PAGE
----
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Venting a hip roof

user-5946022 | Posted in Energy Efficiency and Durability on

What is the recommended solution on a hip roof, with an existing ridge vent that is not long enough to provide sufficient exhaust?  The recommended roof venting is 1 sf per 300 sf of attic floor space, split evenly between ridge and soffit.  There is plenty of soffit intake, but due to the shortened length of the ridge resulting from the hip roof design, the ridge vent provides only 65% of the recommended exhaust venting.  The roofers I have consulted seem all over the place on this and don’t seem to have sufficient knowledge of building science.  
In researching this, it seems that simply adding box vents could cause short circuiting between the box vents and the ridge vent.

– What is the downside risk of leaving the existing setup with insufficient ridge venting?
– Are there solutions other than removing the ridge vent and replacing it with sufficient quantity of box vents?
– Is there a ridge vent that offers up to 65% more venting than the standard 18 square inches/foot?
– Do specialized hip vents (which vent the top 3′ or so of the hip slope) also cause the short circuiting issue?
– There is a second floor over part of the structure, so some portions of the roof end at the second floor walls rather than a ridge.  Would installing box vents near the top of the slopes with walls prevent the short circuiting, since those areas are away from the ridge?

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  1. Jon_R | | #1

    That article contains this quote, which is so wrong that I'd ignore everything in the article.

    "...air will always follow the path of least resistance. Air will always look for the easiest, closest path to take."

    Nope, air follows all available paths according to the resistance and pressure differentials. Closest is irrelevant.

    If you want to worry about short-circuiting (I wouldn't), consider that ridge vents can short-circuit themselves.

  2. creativedestruction | | #2

    The downsides of underventilation depend entirely on the climate, the airtightness of the ceiling air barrier and whether we're taking about an unconditioned truss-framed attic or insulated rafters over a conditioned attic. With the former, any functional ridge ventilation would make "ridge rot" unlikely even if undersized, but ice dams are definitely possible.

    I'm unaware of any codes that prohibit using both box vents and ridge vents, as that article claims.

    You could frame up however large of ridge vent you like furred out on the trusses and sheath/shingle over it. IRC requires means of mitigating weather and pest intrusion.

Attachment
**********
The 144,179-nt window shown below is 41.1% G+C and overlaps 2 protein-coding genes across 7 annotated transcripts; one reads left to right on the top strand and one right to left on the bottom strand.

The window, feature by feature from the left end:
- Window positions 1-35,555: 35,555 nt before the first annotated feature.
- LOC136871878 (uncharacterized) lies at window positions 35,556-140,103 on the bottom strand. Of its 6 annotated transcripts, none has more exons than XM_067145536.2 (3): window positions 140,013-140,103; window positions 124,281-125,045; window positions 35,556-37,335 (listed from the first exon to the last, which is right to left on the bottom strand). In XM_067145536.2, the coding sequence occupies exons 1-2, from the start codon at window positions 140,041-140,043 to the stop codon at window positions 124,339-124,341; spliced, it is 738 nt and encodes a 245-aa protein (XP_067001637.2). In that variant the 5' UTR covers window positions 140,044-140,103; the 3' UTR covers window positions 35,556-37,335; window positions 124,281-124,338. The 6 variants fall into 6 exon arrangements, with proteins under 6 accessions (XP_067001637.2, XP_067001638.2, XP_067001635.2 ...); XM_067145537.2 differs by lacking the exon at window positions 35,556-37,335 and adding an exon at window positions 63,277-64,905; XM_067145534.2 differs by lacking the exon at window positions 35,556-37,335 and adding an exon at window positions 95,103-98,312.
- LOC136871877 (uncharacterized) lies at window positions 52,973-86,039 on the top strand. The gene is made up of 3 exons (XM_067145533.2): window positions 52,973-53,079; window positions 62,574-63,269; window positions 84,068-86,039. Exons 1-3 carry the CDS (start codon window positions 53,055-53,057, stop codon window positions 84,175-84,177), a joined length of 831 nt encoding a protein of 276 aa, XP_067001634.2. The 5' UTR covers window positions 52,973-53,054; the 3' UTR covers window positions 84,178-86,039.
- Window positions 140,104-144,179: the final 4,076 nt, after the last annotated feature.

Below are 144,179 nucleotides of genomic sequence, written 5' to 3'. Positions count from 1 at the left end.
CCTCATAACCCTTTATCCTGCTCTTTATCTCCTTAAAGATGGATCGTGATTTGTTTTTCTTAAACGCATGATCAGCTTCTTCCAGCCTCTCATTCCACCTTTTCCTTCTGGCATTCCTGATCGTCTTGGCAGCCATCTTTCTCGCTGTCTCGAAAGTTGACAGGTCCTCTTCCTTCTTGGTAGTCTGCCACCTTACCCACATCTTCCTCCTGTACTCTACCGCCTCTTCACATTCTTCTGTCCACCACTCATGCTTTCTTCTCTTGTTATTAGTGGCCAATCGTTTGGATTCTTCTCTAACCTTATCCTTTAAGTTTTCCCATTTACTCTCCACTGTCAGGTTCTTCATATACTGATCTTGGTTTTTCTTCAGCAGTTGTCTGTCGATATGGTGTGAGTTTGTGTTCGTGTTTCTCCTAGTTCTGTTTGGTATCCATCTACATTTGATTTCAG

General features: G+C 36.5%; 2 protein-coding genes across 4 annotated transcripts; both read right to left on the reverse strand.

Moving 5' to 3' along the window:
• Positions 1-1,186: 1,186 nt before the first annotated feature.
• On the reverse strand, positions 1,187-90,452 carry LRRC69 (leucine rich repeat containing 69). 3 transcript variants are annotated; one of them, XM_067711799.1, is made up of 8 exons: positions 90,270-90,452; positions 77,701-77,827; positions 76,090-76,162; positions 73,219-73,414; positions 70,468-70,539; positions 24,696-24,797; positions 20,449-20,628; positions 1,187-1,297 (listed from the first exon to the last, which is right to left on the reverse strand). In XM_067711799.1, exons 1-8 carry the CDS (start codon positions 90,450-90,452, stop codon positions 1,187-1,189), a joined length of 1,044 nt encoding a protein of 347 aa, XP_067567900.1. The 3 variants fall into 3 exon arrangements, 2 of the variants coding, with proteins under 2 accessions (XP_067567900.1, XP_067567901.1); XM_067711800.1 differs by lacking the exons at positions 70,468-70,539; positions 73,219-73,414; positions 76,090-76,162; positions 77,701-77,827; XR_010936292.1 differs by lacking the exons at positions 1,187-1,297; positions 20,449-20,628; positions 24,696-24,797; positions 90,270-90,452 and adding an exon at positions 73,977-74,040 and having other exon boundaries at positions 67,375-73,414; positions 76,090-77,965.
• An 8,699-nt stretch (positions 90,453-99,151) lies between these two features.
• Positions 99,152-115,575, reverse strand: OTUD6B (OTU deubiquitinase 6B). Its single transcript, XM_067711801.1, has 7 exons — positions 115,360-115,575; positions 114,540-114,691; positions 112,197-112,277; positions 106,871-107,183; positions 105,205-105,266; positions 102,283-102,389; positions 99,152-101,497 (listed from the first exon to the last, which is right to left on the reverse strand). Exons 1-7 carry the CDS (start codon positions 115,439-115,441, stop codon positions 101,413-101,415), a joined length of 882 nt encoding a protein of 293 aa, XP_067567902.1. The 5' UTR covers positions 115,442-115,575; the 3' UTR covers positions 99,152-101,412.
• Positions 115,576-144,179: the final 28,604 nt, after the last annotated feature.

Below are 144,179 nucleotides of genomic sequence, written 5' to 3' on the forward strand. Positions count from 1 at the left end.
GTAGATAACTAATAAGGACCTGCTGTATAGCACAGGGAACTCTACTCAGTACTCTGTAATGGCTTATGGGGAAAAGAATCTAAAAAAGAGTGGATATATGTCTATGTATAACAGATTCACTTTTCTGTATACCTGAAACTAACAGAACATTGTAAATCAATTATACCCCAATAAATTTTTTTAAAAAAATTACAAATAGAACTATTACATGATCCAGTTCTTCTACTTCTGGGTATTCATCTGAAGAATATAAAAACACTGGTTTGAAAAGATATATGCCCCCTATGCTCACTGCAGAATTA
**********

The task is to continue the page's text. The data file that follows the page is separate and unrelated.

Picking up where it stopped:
Having more soffit than ridge vent area is good. The alternative is a net stack effect pressure imbalance that can pull conditioned air out of holes in the ceiling.

    1. Jon_R | | #3

      > pressure imbalance that can pull conditioned air out of holes in the ceiling.

      Or, in the Summer, such pressure might stop the reverse stack effect flow that would normally pull hot attic air into the house. Would be nice to see the pressure data behind all these attic venting claims. Say a years worth of both sides of intake vents, exhaust vents and attic floor.

      1. creativedestruction | | #8

        My cold climate bias is showing :)

        On this I think we have consensus: airtight ceiling and good insulation is the best defense.

  3. Expert Member


    The rule of thumb currently suggested for the proportion of venting at the soffit to that at the ridge is 60% to 40%. You are fine.

    1. user-5946022 | | #5

      Thanks all.
      The current proportion of total area of venting is 78% soffit and 22% ridge.

      Using the 1 sf of venting per 300 sf of floor area rule, the roof needs a total of 3.08 sf of venting or 443 si total min. If the ridge needs 40% of the min total, it would need 177.2 si (1.23 sf)

      Currently the roof has 3.5 sf (505 si) of venting in the soffit (more than the total required of both soffit and ridge) and 1 sf (144 si) at the ridge vent.

      Should things remain as is, or the ridge augmented with a turtle/box vent, or with hip vents, or should the ridge vent be removed in favor of a field constructed ridge vent with sufficient venting or in favor of turtle vents?

  4. Jon_R | | #6

    I'd add 1.66 sf of additional up high vents - which meets both the code 150:1 option and provides an allegedly good high/low ratio.

    Always air seal well to keep house moisture in the house.

  5. Expert Member
    Akos | | #7

    Before going nuts on venting, is there an actual problem you are trying to solve? If the roof is fine and no sign of moisture issues, leave everything alone. You have plenty of venting there already.

    Generally for roofs to work well you need some venting, but what that exact amount of "some venting" is very dependent on climate and how well your ceiling is sealed. There are plenty of 100 year old houses around me (zone 5) with minimal/nonexistent roof venting and generally hold up well until somebody shotguns the ceiling with pot lights.

    If you want to improve things, air seal your ceiling. This will not only reduce the risk of roof issues but will reduce your energy usage and improve comfort.

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